Commonly energizer manufactures and dealers overestimate the amount of fence an energizer will securely power. In today’s world it is easy to fall for attractive ads and eye appealing packaging, so when purchasing an energizer look closely at the details.

Item

Output Joules

Stored Joules

Open Circuit Voltage

500 Ohm Load

(Resistance)

EK1

1.5 J

2.14 J

9,100 V

5,000 V

EK3

3 J

4.28 J

10,000 V

5,600 V

EK6

6 J

8.57 J

10,000 V

6,000 V

Many manufactures rate their energizers. A unit which is rated as a fifty-mile unit only means that it can essential power 50 miles of a weed free, well insulated, single strand wire. You will be disappointed if you select an energizer based on miles of fence line. Ultimately, the output joules of the energizer should be the selling point. If only stored joule information is available, you can estimate that output joules are about 70% of the joules stored within the units capacitors.

Remember, that the energizer is the heart of your fence system. It should be accurately sized according to what type of animals are being contained or excluded, the length of the fence line, and how long it could potential be in the future, as well as possible resistance on the fence. This is a basic description of the relationship between volts and joules, and the effectiveness of your electric fence.  Kencove hopes that through your comments and input the readers of this Blog will be able to have greater insight into the proper energizer for their fence.

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13 Comments

  1. Ken Hess
    Posted May 25, 2013 at 10:24 am | Permalink

    After I installed my diagonal figure eight braces for my end posts, some of my hot wires are touching the brace wires. How can I keep them apart? Is there a product I should use or should I re-do my diagonal brace wires? Any help you can provide will be appreciated!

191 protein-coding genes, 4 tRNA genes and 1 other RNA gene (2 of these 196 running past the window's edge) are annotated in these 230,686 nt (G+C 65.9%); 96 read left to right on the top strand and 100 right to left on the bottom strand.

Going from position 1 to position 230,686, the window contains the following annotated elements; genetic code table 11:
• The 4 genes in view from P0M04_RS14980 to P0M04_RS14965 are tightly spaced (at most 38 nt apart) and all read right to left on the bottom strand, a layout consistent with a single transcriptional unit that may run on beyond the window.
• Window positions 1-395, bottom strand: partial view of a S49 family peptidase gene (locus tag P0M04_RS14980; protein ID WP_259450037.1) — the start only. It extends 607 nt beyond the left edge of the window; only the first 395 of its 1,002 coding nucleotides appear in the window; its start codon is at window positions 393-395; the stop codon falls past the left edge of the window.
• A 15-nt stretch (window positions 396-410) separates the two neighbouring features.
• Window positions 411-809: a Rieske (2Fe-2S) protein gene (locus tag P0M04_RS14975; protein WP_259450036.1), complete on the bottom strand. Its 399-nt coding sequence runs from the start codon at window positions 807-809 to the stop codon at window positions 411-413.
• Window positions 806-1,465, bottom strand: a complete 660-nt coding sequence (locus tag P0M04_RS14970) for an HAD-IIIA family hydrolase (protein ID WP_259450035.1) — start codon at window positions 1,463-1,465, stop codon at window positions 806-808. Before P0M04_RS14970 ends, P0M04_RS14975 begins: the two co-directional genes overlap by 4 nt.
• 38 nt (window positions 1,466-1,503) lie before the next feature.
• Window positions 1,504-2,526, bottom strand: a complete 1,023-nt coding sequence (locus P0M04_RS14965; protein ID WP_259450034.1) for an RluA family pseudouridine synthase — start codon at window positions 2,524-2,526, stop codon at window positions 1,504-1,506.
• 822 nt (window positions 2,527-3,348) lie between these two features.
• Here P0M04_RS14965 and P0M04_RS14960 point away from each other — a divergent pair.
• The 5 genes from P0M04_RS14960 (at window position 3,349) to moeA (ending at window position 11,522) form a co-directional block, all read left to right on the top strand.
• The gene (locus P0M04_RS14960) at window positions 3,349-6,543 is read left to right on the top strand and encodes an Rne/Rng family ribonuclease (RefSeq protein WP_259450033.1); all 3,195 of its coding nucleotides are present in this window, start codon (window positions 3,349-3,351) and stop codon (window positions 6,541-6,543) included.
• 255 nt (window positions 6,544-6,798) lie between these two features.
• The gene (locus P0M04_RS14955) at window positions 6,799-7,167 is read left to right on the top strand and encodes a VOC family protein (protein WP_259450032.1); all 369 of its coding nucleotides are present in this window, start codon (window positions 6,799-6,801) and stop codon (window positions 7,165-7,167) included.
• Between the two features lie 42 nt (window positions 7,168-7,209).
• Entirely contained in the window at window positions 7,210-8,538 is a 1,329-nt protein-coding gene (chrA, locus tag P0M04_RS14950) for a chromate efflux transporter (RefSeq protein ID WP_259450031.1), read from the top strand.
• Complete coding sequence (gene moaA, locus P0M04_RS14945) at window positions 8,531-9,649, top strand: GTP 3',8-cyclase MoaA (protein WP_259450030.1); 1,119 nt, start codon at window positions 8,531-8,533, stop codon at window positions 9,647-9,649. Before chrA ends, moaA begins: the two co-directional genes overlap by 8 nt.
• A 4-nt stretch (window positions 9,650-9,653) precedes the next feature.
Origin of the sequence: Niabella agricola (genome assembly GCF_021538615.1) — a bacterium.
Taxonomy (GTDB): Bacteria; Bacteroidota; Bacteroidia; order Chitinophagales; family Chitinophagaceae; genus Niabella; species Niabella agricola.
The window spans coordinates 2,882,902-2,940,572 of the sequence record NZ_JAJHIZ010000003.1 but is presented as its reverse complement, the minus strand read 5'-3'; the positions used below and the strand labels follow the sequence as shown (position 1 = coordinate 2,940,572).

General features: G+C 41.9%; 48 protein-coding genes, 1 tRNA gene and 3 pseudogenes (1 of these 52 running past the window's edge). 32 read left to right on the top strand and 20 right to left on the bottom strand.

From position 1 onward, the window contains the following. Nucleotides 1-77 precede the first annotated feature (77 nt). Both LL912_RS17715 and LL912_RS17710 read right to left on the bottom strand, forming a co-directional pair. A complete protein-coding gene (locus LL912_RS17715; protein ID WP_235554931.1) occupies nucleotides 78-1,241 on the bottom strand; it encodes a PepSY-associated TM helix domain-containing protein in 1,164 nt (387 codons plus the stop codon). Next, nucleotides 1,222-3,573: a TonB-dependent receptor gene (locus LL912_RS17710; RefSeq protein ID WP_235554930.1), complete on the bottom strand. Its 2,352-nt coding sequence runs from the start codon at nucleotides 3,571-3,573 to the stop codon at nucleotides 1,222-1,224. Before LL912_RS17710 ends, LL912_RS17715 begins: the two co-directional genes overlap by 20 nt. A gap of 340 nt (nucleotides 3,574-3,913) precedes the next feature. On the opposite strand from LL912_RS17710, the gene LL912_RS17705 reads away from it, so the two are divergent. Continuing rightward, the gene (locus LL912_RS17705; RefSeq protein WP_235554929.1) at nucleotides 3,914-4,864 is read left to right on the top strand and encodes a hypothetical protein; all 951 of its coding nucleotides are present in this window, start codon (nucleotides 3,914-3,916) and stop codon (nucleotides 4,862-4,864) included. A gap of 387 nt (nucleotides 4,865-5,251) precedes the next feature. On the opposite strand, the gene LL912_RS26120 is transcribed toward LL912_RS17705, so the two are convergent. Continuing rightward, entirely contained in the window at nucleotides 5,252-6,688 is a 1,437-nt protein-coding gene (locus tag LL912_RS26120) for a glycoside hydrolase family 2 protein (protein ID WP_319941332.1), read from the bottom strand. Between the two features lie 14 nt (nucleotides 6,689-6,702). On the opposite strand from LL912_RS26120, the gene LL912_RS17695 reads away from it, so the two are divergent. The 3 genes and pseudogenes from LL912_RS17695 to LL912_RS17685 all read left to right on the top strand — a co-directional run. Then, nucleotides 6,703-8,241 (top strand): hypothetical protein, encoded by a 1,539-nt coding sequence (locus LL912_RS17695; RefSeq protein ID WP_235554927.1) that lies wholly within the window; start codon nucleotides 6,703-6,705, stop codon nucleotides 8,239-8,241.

Ken

    • Steve Freeman
      Posted October 13, 2014 at 8:45 pm | Permalink

      We’ve found the Spiralator insulator to work very well when the hot wires touch the diagonal brace wires. You can add these after construction and we use them to replace old tube insulators that have cracked. We love this product.

  2. kencove
    Posted May 25, 2013 at 12:15 pm | Permalink

    The most frequent solution is a short tube insulator (item code I50). But because your brace is already built, you could pull the diagonal wires together by wrapping with high-tensile wire or install a split bolt. Using coated wire for the diagonal would also solve this problem. Another way to avoid the hot wires touching is using insulator tubing with a Quik Brace. You can see that product & video here: http://www.kencove.com/fence/Quik+Braces_detail_HQBS12.php

  3. Dan S
    Posted November 16, 2013 at 10:36 pm | Permalink

    Great useful information. Does more Joules mean that the current can power through problem areas such as snow on lines etc.?

    • kencove
      Posted November 19, 2013 at 9:14 am | Permalink

      Yes, as long as you purchase a larger joule charger than what is needed for the perimeter footage. This will help the voltage to push past the weed or snow load. The rule is one joule per perimeter mile of fence.

  4. Ken Smith
    Posted April 20, 2014 at 10:19 am | Permalink

    Is it possible to buy an energizer that it too strong, hurting smaller animals such as chicks? We are looking for fencing to move small sheep and goats throughout a field, guarding from coyotes especially, but our chickens with their babies wander around the same area.